• Rosen M.R.
      • Danilo Jr., P.
      Effects of tetrodotoxin, lidocaine, verapamil, and AHR-2666 on Ouabain-induced delayed afterdepolarizations in canine Purkinje fibers.
      ,
      • Priori S.G.
      • Napolitano C.
      • Tiso N.
      • Memmi M.
      • Vignati G.
      • Bloise R.
      • et al.
      Mutations in the cardiac ryanodine receptor gene (hRyR2) underlie catecholaminergic polymorphic ventricular tachycardia.
      ]. Experimental data suggest that bidirectional VT originates from the alternating activation of the Purkinje fibres of the two ventricles [
      • Cerrone M.
      • Colombi B.
      • Santoro M.
      • di Barletta M.R.
      • Scelsi M.
      • Villani L.
      • et al.
      Bidirectional ventricular tachycardia and fibrillation elicited in a knock-in mouse model carrier of a mutation in the cardiac ryanodine receptor.
      ]. Using a mouse model of CPVT that precisely recapitulates the human disorder (RyR2R4496C/+), Cerrone et al. found that the Purkinje cells of affected animals generated arrhythmias at lower levels of adrenergic stimulation than wild type mice [
      • Cerrone M.
      • Noujaim S.F.
      • Tolkacheva E.G.
      • Talkachou A.
      • O’Connell R.
      • Berenfeld O.
      • et al.
      Arrhythmogenic mechanisms in a mouse model of catecholaminergic polymorphic ventricular tachycardia.
      ], and Herron et al. demonstrated that Purkinje cells show significantly more calcium leakage than ventricular myocytes isolated from the same heart [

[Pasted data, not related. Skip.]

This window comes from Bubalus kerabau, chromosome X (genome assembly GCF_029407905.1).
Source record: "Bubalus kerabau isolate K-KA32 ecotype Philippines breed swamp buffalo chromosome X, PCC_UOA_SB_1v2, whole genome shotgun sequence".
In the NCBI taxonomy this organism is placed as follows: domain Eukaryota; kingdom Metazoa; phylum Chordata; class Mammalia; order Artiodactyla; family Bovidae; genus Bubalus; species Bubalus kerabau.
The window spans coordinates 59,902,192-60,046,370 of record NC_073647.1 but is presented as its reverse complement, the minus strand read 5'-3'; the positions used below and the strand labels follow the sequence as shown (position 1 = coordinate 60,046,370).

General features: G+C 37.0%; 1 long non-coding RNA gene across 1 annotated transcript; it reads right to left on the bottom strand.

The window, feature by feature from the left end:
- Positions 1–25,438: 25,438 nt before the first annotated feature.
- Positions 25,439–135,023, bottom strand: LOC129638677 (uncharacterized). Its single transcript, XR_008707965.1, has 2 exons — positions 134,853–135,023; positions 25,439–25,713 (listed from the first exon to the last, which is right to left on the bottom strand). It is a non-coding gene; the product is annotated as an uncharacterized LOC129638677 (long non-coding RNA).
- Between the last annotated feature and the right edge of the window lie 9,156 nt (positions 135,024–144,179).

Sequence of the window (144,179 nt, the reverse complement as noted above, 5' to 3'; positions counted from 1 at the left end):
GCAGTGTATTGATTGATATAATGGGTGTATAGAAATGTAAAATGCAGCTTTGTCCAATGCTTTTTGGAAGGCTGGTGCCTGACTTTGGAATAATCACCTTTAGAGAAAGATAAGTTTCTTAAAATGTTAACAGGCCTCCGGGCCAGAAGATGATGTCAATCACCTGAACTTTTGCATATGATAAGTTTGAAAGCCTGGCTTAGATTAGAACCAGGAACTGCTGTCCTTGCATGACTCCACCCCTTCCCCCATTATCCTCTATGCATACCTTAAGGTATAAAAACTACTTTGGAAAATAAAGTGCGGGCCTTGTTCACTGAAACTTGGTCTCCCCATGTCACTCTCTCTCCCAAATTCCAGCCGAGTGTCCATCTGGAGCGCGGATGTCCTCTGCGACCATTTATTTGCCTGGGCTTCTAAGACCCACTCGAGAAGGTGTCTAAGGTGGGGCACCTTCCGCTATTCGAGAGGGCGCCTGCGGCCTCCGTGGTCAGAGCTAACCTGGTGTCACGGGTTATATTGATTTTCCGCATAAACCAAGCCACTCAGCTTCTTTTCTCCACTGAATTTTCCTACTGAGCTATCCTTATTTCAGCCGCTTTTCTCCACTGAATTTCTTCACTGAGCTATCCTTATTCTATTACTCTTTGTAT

• Herron T.J.
      • Milstein M.L.
      • Anumonwo J.
      • Priori S.G.
      • Jalife J.
      Purkinje cell calcium dysregulation is the cellular mechanism that underlies catecholaminergic polymorphic ventricular tachycardia.
      ].
      Despite the often unremarkable baseline ECGs found in CPVT patients, some features may help the clinician to identify affected individuals. First, most CPVT patients show a significant sinus bradycardia in resting condition. This may be another consequence of the diastolic calcium leakage from the ryanodine receptor, facilitated by either RyR2 or CASQ2 mutations. An experimental study in RyR2R4496C/+ mice [
      • Neco P.
      • Torrente A.G.
      • Mesirca P.
      • Zorio E.
      • Liu N.
      • Priori S.G.
      • et al.
      Paradoxical effect of increased diastolic Ca(2+) release and decreased sinoatrial node activity in a mouse model of catecholaminergic polymorphic ventricular tachycardia.
      ] showed that the intracellular calcium overload in mutant sino-atrial cells induces a slowing of the mechanism that controls the spontaneous depolarisation of the so-called “calcium clock” of the heart, which determines the intrinsic beating frequency of the sinus node [
      • Neco P.
      • Torrente A.G.
      • Mesirca P.
      • Zorio E.
      • Liu N.
      • Priori S.G.
      • et al.
      Paradoxical effect of increased diastolic Ca(2+) release and decreased sinoatrial node activity in a mouse model of catecholaminergic polymorphic ventricular tachycardia.
      ].
      Second, the ECGs of CPVT patients are often characterised by prominent U waves, which are dynamic in their appearance and whose genesis and significance are not yet fully understood [
      • Aizawa Y.
      • Komura S.
      • Okada S.
      • Chinushi M.
      • Aizawa Y.
      • Morita H.
      • et al.
      Distinct U wave changes in patients with catecholaminergic polymorphic ventricular tachycardia (CPVT).
      ]. Finally, supraventricular arrhythmias, including isolated atrial ectopic beats, non-sustained supraventricular tachycardias and bursts of atrial fibrillation, are common in CPVT [
      • Leenhardt A.
      • Lucet V.
      • Denjoy I.
      • Grau F.
      • Ngoc D.D.
      • Coumel P.
      Catecholaminergic polymorphic ventricular tachycardia in children. A 7-year follow-up of 21 patients.
      ].